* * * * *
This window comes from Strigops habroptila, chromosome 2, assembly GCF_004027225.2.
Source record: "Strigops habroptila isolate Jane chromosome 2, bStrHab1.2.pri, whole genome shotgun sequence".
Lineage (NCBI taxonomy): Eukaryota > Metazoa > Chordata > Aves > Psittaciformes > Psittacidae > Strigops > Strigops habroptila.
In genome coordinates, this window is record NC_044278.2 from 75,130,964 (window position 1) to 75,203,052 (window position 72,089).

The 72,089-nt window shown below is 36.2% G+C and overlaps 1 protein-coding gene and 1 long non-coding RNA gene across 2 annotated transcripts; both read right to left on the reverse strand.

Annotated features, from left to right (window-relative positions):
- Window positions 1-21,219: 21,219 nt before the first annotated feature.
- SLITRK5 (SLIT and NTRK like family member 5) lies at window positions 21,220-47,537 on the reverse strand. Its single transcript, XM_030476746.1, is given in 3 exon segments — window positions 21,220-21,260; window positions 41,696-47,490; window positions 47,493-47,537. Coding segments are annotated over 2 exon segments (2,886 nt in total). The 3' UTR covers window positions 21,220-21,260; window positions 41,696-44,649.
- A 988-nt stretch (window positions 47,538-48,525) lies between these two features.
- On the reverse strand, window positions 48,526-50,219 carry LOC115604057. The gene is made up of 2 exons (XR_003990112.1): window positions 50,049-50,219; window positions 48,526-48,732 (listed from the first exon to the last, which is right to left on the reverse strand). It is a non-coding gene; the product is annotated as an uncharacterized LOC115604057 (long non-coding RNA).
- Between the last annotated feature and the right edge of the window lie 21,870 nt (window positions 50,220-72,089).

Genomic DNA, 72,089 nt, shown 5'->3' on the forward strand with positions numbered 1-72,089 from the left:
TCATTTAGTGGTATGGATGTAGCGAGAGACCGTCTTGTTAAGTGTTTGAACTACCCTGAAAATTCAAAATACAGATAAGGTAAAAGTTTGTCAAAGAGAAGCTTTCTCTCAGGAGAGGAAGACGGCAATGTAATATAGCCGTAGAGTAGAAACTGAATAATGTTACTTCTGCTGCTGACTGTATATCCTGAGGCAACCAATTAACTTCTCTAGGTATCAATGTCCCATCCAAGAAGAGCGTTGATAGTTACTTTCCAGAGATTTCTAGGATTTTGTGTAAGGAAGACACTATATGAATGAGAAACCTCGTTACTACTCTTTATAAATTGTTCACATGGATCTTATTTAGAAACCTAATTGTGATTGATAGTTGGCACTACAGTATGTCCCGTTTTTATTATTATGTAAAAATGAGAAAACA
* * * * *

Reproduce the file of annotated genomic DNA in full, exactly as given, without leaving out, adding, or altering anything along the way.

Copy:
This window comes from Strigops habroptila, chromosome 2, assembly GCF_004027225.2.
Source record: "Strigops habroptila isolate Jane chromosome 2, bStrHab1.2.pri, whole genome shotgun sequence".
Lineage (NCBI taxonomy): Eukaryota > Metazoa > Chordata > Aves > Psittaciformes > Psittacidae > Strigops > Strigops habroptila.
In genome coordinates, this window is record NC_044278.2 from 75,130,964 (window position 1) to 75,203,052 (window position 72,089).

The 72,089-nt window shown below is 36.2% G+C and overlaps 1 protein-coding gene and 1 long non-coding RNA gene across 2 annotated transcripts; both read right to left on the reverse strand.

Annotated features, from left to right (window-relative positions):
- Window positions 1-21,219: 21,219 nt before the first annotated feature.
- SLITRK5 (SLIT and NTRK like family member 5) lies at window positions 21,220-47,537 on the reverse strand. Its single transcript, XM_030476746.1, is given in 3 exon segments — window positions 21,220-21,260; window positions 41,696-47,490; window positions 47,493-47,537. Coding segments are annotated over 2 exon segments (2,886 nt in total). The 3' UTR covers window positions 21,220-21,260; window positions 41,696-44,649.
- A 988-nt stretch (window positions 47,538-48,525) lies between these two features.
- On the reverse strand, window positions 48,526-50,219 carry LOC115604057. The gene is made up of 2 exons (XR_003990112.1): window positions 50,049-50,219; window positions 48,526-48,732 (listed from the first exon to the last, which is right to left on the reverse strand). It is a non-coding gene; the product is annotated as an uncharacterized LOC115604057 (long non-coding RNA).
- Between the last annotated feature and the right edge of the window lie 21,870 nt (window positions 50,220-72,089).

Genomic DNA, 72,089 nt, shown 5'->3' on the forward strand with positions numbered 1-72,089 from the left:
TCATTTAGTGGTATGGATGTAGCGAGAGACCGTCTTGTTAAGTGTTTGAACTACCCTGAAAATTCAAAATACAGATAAGGTAAAAGTTTGTCAAAGAGAAGCTTTCTCTCAGGAGAGGAAGACGGCAATGTAATATAGCCGTAGAGTAGAAACTGAATAATGTTACTTCTGCTGCTGACTGTATATCCTGAGGCAACCAATTAACTTCTCTAGGTATCAATGTCCCATCCAAGAAGAGCGTTGATAGTTACTTTCCAGAGATTTCTAGGATTTTGTGTAAGGAAGACACTATATGAATGAGAAACCTCGTTACTACTCTTTATAAATTGTTCACATGGATCTTATTTAGAAACCTAATTGTGATTGATAGTTGGCACTACAGTATGTCCCGTTTTTATTATTATGTAAAAATGAGAAAACA